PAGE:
There is no question we are in unprecedented times – which has and will require unprecedented action. Of course, the first priority is protecting public health, but addressing the inevitable economic fallout from COVID-19 is also extremely important.

WEDA continues to work on your behalf and is engaging with policymakers, government officials and the private sector to address the economic challenges created by the coronavirus pandemic. We also remain committed to providing the latest information and resources to our members regarding the COVID-19 crisis:

Financing Options:

We’re All In Small Business Grant

The Wisconsin Economic Development Corporation (WEDC) will issue 30,000 grants of $2,500 to Wisconsin small businesses to help them get back on their feet amid disruptions caused by the COVID-19 pandemic.

Funded by the federal Coronavirus Aid, Relief, and Economic Security (CARES) Act, WEDC’s We’re All In Small Business Grant aims to assist with the costs of business interruption or for health and safety improvements, wages and salaries, rent, mortgages and inventory.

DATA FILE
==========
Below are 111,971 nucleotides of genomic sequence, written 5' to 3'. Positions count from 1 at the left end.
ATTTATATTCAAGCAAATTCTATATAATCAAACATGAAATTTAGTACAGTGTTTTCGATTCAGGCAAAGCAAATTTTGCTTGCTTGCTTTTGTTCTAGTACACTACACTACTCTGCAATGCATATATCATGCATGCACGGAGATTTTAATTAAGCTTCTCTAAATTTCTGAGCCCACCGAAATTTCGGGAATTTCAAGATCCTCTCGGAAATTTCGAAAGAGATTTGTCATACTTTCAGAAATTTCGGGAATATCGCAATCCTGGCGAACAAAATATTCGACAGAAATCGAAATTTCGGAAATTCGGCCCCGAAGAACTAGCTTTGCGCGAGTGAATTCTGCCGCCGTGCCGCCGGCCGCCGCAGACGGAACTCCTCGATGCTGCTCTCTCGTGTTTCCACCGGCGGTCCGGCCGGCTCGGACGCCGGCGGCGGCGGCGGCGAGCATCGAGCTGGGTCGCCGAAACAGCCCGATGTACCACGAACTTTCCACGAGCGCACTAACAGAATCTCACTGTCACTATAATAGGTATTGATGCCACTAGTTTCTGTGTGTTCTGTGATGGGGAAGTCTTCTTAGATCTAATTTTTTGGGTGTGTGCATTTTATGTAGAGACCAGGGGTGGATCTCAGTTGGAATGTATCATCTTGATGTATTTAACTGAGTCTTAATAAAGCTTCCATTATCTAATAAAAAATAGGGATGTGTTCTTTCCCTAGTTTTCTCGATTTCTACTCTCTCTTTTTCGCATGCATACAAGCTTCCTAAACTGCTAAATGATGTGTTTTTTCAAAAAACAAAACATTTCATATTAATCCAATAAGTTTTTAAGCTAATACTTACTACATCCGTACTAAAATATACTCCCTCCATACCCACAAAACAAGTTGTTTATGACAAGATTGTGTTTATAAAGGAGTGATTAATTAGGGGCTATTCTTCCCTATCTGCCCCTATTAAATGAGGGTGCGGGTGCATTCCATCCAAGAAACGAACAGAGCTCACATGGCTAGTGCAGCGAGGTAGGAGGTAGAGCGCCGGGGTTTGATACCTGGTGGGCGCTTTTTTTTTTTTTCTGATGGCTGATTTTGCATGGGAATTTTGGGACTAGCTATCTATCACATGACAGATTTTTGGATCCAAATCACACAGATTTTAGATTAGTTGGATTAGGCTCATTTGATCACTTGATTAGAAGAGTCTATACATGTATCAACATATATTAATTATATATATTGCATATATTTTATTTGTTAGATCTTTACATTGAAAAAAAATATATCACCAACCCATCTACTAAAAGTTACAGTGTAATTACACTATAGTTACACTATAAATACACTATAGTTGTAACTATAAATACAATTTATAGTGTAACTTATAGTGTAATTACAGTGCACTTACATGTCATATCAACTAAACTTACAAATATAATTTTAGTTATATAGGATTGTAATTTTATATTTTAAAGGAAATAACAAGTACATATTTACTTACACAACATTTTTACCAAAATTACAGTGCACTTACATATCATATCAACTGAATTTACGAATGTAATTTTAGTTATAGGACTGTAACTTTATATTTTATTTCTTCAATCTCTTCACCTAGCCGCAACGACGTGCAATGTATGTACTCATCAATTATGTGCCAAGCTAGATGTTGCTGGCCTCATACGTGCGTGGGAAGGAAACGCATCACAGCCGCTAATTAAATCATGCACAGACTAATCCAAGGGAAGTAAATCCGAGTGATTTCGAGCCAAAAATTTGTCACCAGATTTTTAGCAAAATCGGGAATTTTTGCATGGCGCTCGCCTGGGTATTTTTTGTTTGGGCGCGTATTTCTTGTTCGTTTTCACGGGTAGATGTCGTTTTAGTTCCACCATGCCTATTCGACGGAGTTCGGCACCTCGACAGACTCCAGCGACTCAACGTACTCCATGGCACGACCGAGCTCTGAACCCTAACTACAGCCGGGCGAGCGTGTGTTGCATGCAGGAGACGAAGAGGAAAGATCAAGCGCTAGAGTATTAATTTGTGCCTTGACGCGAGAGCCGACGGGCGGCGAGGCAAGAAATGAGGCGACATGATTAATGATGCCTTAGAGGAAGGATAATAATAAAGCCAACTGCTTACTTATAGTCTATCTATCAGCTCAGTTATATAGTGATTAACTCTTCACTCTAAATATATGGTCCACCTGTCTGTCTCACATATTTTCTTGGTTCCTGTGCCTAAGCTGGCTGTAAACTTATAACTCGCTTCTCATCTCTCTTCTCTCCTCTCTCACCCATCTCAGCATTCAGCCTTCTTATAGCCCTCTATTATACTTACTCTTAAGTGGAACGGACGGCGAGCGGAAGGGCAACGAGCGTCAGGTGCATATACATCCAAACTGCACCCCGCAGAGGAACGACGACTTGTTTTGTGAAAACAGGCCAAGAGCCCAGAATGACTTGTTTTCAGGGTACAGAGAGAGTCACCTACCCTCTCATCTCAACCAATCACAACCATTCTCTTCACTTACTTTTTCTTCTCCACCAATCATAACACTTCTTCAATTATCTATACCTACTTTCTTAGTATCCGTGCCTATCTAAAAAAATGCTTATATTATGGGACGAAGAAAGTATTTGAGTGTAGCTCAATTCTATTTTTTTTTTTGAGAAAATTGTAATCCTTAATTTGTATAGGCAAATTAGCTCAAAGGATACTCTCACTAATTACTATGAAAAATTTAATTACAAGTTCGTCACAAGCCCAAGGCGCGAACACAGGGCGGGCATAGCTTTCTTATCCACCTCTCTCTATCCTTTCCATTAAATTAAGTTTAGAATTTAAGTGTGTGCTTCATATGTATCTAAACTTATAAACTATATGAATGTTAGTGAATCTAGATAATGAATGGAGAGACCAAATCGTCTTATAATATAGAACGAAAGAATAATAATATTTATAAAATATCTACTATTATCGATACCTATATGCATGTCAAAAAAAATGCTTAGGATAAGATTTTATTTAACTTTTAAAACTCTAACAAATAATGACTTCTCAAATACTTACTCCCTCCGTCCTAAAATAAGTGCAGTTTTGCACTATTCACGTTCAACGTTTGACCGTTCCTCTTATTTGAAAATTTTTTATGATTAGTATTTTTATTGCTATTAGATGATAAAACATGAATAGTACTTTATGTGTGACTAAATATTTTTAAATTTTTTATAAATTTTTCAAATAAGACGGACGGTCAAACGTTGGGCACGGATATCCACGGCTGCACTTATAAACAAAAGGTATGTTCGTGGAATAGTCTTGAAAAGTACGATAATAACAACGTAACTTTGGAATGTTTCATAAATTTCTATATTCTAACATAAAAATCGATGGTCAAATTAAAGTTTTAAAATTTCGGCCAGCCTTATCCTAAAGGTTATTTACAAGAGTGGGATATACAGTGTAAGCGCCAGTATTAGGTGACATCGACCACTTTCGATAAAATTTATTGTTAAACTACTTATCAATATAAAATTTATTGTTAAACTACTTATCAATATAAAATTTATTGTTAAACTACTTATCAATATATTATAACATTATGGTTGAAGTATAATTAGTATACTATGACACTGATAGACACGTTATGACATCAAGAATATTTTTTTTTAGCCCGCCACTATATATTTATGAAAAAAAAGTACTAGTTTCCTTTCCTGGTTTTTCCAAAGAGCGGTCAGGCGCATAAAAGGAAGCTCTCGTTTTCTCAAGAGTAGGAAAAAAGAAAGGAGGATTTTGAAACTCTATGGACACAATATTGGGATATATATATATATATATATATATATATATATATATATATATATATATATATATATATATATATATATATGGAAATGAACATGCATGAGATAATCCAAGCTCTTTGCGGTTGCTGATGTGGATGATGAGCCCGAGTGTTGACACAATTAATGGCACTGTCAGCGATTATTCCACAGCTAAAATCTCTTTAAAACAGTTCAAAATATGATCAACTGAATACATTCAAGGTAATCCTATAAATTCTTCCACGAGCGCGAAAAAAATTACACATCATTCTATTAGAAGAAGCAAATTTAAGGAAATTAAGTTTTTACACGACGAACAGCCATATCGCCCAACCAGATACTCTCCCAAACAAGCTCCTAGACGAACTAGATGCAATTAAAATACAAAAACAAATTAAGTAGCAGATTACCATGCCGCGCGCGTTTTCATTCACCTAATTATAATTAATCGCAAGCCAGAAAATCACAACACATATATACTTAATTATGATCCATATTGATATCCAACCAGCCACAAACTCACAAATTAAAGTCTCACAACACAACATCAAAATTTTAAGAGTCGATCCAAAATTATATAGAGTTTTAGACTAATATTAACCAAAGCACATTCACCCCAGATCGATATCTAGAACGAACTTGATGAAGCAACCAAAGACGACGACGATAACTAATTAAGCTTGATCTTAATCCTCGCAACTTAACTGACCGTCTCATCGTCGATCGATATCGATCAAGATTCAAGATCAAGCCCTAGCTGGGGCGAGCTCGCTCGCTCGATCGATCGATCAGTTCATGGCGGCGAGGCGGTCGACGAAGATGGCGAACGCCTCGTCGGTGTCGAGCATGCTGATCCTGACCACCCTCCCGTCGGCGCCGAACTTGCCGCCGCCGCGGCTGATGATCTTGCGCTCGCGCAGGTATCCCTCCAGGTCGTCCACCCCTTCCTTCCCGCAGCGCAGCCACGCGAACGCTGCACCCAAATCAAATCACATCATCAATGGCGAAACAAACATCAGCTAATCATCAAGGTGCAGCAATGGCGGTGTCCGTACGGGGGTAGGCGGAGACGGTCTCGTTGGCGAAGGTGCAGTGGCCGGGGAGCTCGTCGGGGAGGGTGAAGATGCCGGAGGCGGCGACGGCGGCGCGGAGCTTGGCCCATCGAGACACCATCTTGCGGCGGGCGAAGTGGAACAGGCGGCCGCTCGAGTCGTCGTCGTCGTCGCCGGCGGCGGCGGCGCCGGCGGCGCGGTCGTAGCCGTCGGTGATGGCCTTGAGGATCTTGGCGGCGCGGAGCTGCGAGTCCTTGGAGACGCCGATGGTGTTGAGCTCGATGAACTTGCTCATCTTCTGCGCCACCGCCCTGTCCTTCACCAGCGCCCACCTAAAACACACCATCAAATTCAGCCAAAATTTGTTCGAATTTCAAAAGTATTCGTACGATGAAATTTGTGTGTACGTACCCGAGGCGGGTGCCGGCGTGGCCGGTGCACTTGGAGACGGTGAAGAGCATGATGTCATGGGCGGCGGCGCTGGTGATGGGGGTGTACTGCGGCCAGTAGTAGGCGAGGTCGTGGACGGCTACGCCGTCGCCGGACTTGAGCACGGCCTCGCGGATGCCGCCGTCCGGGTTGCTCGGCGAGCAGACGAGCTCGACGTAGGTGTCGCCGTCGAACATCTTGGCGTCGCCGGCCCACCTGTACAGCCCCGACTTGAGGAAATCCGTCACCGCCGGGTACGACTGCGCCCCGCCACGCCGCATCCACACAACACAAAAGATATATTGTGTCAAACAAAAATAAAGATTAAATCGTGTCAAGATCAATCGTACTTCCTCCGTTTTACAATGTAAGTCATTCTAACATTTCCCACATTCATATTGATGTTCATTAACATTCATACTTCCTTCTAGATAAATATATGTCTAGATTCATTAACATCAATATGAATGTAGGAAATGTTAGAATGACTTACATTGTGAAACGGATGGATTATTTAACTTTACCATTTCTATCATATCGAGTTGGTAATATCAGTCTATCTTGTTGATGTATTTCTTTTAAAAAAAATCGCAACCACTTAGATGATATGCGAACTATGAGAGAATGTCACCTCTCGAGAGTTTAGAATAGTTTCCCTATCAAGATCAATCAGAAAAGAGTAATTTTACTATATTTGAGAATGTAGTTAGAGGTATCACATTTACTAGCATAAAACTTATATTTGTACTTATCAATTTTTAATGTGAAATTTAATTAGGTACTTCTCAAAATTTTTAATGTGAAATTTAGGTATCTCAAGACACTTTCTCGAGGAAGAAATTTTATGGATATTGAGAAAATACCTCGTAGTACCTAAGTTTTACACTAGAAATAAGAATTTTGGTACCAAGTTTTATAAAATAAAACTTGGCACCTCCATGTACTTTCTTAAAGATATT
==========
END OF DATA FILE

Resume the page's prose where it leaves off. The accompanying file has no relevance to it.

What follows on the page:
Please help spread the word to businesses in your community who could benefit from the We’re All In small business grant program. Please note the grant application period opens at 8:00 a.m. on Monday, June 15 and closes on Tuesday, June 23 at 11:59 p.m.

To be eligible for the We’re All In Grant, businesses must:

  • Be a Wisconsin-based, for-profit business that was in operation in February 2020.
  • Have 20 or fewer employees.
  • Have less than $1 million in annual revenues.
  • Not be part of a national chain unless they are a third-party franchise.

We’re All In Small Business Grant Resources:

  • Grant Checklist to help businesses get ready to apply for the program.
  • Grant program FAQs
  • Grant applicants are required to submit a letter or email of acknowledgement from a community organization indicating their business was in operation in February 2020. Please find a sample letter template here.

Work with Your Existing Financial Institution – Around Local or SBA Payment Accommodations:

As always, talk with your local bank representative that currently works with your business.  Here are 5 things that your business can do right now! See how your financial institution can work with you in addressing your needs!   Banks have greater flexibility due to the guidance that regulatory agencies have provided during this COVID-19 pandemic. 

Paycheck Protection Program – Apply Quickly and Be Patient!

Loan is only through your SBA Lender! Beware of Scams!

Due to this being a national program with many businesses seeking this type of funding allocation for their employees, this $349 Billion dollar program will be used quickly.  Please consider calling your SBA Approved Financial Institution today, if you want to pursue this loan.